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Barwick cries "Hands of our Rectory Estate!"

from The Barwicker No. 84

This was the headline of an article in the Yorkshire Evening News of late 1946, written by one of their reporters. It clearly shows that the controversies concerning new housing development in Barwick were present in the village sixty years ago. The article proceeds:

"Barwick-in Elmete (sic), the old-world village of 1000 people near Leeds, planning to revise its centuries old Maypole Day next Whit Tuesday with a new pole, has had its rural peace shattered by a housing problem.

Talk in the village today was all of last night's mass meeting of villagers - one of the biggest in Barwick's memory - when in the crowded schoolroom it was decided to oppose Tadcaster Rural District Council's scheme to build 35 council houses on the Rectory Estate in the heart of the village.

The villagers want new house building. But not on the Rectory Estate. They have hopes of all the estate being preserved for all time as a social centre where sports, feasts and garden parties can be held as they have been in the past. Over 90 per cent of those at the meeting decided that their protest should be forwarded to all authorities, including the Ministry of Health.

The Parish Council is indignant because it was not consulted by the District council. Mr Tom Robshaw, gardener, has spent all of this 60-odd years in the village - 27 of them devoted to Parish Council services - and is one of the prime movers of the opposition.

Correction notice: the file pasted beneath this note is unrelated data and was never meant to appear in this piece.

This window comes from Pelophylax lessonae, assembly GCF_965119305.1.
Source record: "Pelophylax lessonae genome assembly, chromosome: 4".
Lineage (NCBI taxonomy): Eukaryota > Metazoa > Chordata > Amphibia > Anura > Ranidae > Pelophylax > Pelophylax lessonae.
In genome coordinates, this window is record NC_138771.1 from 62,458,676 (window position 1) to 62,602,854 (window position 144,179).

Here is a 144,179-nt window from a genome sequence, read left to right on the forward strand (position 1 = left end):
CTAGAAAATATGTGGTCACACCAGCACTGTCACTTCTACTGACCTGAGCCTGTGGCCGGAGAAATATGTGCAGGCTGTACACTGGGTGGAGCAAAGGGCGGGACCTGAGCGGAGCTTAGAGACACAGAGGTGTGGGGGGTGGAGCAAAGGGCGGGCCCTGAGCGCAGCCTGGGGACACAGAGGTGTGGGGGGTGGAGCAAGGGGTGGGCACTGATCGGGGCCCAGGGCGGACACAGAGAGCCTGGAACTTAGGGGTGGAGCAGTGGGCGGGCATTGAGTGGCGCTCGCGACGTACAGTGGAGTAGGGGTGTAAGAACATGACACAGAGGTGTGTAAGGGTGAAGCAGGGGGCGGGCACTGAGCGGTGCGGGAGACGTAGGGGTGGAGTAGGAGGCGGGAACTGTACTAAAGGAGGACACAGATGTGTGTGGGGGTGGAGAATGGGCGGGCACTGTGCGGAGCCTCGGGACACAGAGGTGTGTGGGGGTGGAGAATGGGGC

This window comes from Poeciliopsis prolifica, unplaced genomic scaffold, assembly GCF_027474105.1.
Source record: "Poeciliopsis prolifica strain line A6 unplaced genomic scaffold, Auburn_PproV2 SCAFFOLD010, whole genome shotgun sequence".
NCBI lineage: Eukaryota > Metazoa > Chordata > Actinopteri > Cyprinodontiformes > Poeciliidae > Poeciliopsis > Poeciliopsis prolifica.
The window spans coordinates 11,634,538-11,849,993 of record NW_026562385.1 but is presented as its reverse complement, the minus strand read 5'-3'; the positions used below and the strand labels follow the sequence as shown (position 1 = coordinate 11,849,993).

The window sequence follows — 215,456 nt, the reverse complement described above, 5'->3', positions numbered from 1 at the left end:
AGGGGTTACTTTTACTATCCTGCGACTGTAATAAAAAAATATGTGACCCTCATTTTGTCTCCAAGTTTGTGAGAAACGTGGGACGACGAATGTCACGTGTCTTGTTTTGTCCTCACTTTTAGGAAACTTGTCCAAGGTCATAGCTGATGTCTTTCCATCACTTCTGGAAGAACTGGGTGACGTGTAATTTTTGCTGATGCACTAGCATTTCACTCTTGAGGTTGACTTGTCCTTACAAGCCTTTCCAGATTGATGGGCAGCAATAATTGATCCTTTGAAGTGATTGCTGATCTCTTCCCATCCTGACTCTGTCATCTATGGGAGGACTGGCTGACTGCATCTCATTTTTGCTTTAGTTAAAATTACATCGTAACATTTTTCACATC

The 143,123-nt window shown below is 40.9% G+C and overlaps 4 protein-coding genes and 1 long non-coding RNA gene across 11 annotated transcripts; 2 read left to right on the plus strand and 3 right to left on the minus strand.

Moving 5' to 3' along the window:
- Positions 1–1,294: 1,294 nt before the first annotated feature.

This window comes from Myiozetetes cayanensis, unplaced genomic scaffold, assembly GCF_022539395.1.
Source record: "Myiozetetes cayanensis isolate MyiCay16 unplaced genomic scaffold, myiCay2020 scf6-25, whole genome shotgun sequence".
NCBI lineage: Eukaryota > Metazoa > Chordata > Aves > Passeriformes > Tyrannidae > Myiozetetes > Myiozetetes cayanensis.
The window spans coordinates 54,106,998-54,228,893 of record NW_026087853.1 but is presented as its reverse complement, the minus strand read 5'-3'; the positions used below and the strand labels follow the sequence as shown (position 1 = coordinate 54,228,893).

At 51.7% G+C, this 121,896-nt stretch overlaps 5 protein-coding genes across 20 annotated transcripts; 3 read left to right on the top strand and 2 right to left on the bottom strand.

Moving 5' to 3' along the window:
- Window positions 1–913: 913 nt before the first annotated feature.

'Barwick needs new houses,' he told me today. 'There is much bad property in the village and nobody in the village is against building. But why chose the Rectory estate when there are alternative sites in Potterton-Road, Aberford Road and Leeds Road .- all of them excellent. Our old-world charm is famous. We don't want to lose it.'

Mr R A Gray, the village schoolmaster, said the site had been surveyed and chosen 'right over the heads of the Parish Council. Homes must be built in the village, but there is any amount of suitable land without selecting the very core of the village,' he added.

Mr J Heaps, a Barwick resident, has offered to buy the land and hand it over to the village in gratitude for the safe return of his son from the war.

The question now is who will succeed in purchasing the land - the Parish or the Rural District Council? Tadcaster RD have drawn up the plans for the proposed houses and their scheme has been approved by all departments, including the Ministry of Health. They are now negotiating to purchase the land from the Ecclesiastical Commissioners. If they succeed the village school will lose the land where the boys are taught gardening and an orchard of heavily-fruiting apple and pear trees will have to be felled.

Part of the Rectory gardens will be taken over but the Rector refuses to take sides in the controversy."
A Yorkshire Evening News Reporter.

Well, clearly the villagers won - at least in part. Jack Heaps purchased that portion of the estate which adjoins Main Street and donated it "in perpetuity to the villagers of Barwick-in-Elmet" as revealed on the plaque at the entrance. On 28 July, 1954, Jack Heaps opened the children's playground on the site, (see Editions Nos. 35 & 49). The tennis courts are close by. The annual fair, the successor to the Barwick 'feast', is held there each October. The villagers have their sports and feasts, but what about the garden parties?

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